Ecosystem CO2 and CH4 Exchange in a Mixed Tundra and a Fen Within an Arctic Landscape: Modeled Impacts of Climate Change

Wednesday, 16 December 2015
Poster Hall (Moscone South)
Robert F Grant, University of Alberta, Edmonton, AB, Canada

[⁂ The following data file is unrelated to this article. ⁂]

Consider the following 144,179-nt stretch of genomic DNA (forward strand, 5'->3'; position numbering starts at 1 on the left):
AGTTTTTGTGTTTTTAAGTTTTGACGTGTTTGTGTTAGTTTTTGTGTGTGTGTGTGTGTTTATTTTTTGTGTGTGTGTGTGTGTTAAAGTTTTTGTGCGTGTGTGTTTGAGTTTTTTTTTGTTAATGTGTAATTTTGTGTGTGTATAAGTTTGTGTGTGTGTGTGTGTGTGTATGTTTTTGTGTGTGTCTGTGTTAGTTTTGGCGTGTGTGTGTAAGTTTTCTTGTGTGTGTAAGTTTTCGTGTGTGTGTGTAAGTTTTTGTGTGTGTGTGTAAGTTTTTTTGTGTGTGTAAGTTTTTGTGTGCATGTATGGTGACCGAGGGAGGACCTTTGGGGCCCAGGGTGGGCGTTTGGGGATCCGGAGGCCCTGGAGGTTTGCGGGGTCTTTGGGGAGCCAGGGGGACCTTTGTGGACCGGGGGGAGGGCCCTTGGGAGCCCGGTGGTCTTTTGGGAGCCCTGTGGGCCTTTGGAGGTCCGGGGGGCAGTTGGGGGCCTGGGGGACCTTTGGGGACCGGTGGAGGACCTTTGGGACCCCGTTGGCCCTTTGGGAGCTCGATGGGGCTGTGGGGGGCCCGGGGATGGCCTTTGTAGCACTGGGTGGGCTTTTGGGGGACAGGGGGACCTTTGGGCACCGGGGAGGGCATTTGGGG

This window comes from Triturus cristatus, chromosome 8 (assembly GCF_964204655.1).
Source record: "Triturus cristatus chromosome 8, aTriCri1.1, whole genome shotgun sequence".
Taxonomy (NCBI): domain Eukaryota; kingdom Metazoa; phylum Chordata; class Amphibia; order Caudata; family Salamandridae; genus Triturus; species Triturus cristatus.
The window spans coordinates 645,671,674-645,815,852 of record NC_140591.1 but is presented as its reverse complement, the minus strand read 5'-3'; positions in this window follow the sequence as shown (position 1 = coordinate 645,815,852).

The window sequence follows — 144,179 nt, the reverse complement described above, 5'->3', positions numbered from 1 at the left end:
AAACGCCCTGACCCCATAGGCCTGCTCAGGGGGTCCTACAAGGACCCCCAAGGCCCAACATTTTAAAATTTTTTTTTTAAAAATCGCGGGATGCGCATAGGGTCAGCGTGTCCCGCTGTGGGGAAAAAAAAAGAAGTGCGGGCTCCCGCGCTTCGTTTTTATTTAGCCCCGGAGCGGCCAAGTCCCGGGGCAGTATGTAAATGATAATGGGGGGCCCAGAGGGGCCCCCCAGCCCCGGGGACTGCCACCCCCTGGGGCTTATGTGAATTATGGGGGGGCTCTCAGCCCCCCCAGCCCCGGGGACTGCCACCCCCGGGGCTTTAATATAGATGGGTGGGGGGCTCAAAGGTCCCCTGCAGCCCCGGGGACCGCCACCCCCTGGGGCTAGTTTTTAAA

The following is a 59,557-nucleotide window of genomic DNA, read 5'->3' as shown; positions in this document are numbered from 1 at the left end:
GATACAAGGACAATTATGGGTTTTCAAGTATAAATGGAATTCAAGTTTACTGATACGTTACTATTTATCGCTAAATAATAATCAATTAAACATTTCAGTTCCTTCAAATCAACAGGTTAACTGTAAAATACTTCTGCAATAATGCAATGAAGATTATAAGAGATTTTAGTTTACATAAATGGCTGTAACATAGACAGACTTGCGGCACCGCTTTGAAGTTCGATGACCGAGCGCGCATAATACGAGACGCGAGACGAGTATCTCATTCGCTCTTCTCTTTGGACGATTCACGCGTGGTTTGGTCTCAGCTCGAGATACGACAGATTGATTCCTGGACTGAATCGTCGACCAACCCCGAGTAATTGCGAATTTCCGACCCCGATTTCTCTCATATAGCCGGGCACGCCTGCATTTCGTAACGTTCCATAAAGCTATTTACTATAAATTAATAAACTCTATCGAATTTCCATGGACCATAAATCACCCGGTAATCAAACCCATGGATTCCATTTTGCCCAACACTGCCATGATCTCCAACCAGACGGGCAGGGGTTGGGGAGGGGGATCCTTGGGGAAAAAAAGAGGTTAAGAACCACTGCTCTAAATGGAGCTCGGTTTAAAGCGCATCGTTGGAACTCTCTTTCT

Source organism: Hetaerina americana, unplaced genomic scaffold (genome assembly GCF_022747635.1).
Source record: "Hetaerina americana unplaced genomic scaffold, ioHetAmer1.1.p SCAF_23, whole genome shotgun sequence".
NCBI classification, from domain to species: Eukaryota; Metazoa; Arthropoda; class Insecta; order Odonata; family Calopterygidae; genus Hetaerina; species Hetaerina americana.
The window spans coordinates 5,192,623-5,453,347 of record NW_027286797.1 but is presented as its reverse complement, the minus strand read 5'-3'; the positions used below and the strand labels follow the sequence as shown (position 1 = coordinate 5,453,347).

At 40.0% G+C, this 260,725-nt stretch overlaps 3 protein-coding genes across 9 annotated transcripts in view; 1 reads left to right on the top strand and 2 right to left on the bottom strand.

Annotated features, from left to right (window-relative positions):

Climate change will have important effects on arctic productivity and greenhouse gas exchange. These changes were projected by the model ecosys under an SRES A2 scenario over the 21st century for a landscape including an upland tundra and a lowland fen at Daring Lake, NWT. Rising temperatures and precipitation caused increases in active layer depths (ALD) and eventual formation of taliks, particularly in the fen, which were attributed to heat advection from warmer and more intense precipitation and downslope flow. These changes raised net primary productivity from more rapid N mineralization and uptake, driven by more rapid heterotrophic respiration and increasing deciduous vs. evergreen plant functional types. Consequently gains in net ecosystem productivity (NEP) of 29 and 10 g C m-2 y-1 were modelled in the tundra and fen after 90 years. However CH4 emissions modelled from the fen rose sharply from direct effects of increasing soil temperatures and greater ALD on fermenter and methanogenic populations, and from indirect effects of increasing sedge growth which hastened transfer of CH4 through porous roots to the atmosphere. After 90 years, landscape CH4 emissions increased from 1.1 to 5.2 g C m-2 y-1 while landscape NEP increased from 34 to 46 g C m-2 y-1. Positive feedback to radiative forcing from increases in CH4 emissions more than offset negative feedback from increases in NEP. This feedback was largely attributed to rises in CH4 emission caused by heat advection from increasing precipitation, the impacts of which require greater attention in arctic climate change studies.